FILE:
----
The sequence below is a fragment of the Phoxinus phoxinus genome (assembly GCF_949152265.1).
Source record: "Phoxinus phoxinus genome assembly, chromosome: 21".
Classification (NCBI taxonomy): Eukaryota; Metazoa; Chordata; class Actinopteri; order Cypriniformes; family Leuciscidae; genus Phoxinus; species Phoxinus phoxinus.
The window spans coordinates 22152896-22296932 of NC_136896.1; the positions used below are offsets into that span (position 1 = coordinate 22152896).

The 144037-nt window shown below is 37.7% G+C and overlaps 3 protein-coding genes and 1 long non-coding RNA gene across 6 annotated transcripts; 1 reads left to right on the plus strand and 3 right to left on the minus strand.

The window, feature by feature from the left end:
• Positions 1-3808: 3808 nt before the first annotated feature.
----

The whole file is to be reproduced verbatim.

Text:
The sequence below is a fragment of the Phoxinus phoxinus genome (assembly GCF_949152265.1).
Source record: "Phoxinus phoxinus genome assembly, chromosome: 21".
Classification (NCBI taxonomy): Eukaryota; Metazoa; Chordata; class Actinopteri; order Cypriniformes; family Leuciscidae; genus Phoxinus; species Phoxinus phoxinus.
The window spans coordinates 22152896-22296932 of NC_136896.1; the positions used below are offsets into that span (position 1 = coordinate 22152896).

The 144037-nt window shown below is 37.7% G+C and overlaps 3 protein-coding genes and 1 long non-coding RNA gene across 6 annotated transcripts; 1 reads left to right on the plus strand and 3 right to left on the minus strand.

The window, feature by feature from the left end:
• Positions 1-3808: 3808 nt before the first annotated feature.